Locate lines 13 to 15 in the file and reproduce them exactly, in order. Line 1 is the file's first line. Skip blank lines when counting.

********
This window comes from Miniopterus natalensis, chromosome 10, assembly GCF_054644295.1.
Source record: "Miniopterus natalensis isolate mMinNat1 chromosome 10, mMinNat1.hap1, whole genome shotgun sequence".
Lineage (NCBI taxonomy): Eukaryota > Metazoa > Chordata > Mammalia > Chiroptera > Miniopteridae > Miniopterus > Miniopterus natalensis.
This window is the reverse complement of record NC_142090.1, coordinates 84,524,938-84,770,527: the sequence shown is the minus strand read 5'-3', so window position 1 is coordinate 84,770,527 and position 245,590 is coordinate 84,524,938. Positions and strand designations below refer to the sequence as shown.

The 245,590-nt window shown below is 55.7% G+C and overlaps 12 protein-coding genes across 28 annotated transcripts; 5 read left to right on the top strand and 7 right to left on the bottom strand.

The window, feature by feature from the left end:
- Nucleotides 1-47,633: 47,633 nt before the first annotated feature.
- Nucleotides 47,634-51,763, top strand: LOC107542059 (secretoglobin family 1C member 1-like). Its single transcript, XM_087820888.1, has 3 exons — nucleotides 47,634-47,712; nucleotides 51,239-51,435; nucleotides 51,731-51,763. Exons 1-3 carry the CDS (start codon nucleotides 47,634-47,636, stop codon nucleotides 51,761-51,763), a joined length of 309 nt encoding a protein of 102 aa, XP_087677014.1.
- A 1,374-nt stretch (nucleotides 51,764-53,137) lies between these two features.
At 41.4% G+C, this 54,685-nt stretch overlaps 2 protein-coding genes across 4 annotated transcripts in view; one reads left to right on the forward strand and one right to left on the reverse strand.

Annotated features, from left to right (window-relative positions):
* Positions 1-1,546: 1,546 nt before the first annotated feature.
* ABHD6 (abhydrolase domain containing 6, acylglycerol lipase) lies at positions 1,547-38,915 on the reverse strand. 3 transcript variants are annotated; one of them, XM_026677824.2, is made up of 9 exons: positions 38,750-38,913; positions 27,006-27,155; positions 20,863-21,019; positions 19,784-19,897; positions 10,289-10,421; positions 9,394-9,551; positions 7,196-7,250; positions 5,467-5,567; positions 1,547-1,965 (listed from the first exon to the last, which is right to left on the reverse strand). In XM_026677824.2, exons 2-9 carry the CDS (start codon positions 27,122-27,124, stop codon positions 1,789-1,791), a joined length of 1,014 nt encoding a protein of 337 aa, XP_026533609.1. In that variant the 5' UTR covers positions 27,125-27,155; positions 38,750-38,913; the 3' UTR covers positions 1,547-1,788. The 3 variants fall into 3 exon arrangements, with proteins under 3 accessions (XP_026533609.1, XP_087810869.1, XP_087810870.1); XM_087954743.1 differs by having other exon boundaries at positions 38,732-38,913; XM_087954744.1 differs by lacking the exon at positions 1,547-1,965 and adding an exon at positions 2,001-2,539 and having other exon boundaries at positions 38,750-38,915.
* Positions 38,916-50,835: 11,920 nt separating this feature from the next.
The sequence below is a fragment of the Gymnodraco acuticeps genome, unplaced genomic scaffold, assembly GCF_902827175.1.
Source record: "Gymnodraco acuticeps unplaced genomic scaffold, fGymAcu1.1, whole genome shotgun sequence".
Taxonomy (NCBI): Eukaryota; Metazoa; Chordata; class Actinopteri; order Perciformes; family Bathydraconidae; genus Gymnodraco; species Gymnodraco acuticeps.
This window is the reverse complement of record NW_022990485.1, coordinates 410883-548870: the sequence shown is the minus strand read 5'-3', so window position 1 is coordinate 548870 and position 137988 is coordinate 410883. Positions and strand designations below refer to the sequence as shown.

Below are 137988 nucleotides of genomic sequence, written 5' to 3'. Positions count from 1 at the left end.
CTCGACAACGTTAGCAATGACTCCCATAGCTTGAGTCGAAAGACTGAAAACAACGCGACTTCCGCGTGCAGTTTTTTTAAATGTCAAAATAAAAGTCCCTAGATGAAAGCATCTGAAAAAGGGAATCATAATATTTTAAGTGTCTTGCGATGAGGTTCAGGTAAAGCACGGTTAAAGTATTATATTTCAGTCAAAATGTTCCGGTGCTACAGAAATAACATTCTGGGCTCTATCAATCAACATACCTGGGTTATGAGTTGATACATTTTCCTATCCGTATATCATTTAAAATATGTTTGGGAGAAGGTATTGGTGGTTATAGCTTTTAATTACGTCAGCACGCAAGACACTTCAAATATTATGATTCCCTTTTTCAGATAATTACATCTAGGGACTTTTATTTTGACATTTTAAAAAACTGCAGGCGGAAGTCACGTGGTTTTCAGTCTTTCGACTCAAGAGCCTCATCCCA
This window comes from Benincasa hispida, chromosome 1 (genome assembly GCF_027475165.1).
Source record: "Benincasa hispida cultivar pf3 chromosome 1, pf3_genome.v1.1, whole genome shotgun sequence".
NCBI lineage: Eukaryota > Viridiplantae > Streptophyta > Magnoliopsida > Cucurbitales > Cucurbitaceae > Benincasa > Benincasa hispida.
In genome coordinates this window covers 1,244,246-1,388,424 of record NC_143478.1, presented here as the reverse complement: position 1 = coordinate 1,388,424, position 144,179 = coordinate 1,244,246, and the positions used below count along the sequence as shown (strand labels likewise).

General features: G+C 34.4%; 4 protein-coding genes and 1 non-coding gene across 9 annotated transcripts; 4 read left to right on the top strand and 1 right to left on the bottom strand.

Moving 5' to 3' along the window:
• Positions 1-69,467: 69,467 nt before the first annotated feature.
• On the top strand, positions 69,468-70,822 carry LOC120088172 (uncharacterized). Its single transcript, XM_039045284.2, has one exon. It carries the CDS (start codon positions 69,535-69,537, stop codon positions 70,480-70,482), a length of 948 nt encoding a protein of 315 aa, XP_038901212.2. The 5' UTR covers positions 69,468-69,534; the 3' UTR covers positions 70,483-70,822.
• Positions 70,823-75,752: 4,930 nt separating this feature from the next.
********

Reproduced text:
* ABHD6 (abhydrolase domain containing 6, acylglycerol lipase) lies at positions 1,547-38,915 on the reverse strand. 3 transcript variants are annotated; one of them, XM_026677824.2, is made up of 9 exons: positions 38,750-38,913; positions 27,006-27,155; positions 20,863-21,019; positions 19,784-19,897; positions 10,289-10,421; positions 9,394-9,551; positions 7,196-7,250; positions 5,467-5,567; positions 1,547-1,965 (listed from the first exon to the last, which is right to left on the reverse strand). In XM_026677824.2, exons 2-9 carry the CDS (start codon positions 27,122-27,124, stop codon positions 1,789-1,791), a joined length of 1,014 nt encoding a protein of 337 aa, XP_026533609.1. In that variant the 5' UTR covers positions 27,125-27,155; positions 38,750-38,913; the 3' UTR covers positions 1,547-1,788. The 3 variants fall into 3 exon arrangements, with proteins under 3 accessions (XP_026533609.1, XP_087810869.1, XP_087810870.1); XM_087954743.1 differs by having other exon boundaries at positions 38,732-38,913; XM_087954744.1 differs by lacking the exon at positions 1,547-1,965 and adding an exon at positions 2,001-2,539 and having other exon boundaries at positions 38,750-38,915.
* Positions 38,916-50,835: 11,920 nt separating this feature from the next.
The sequence below is a fragment of the Gymnodraco acuticeps genome, unplaced genomic scaffold, assembly GCF_902827175.1.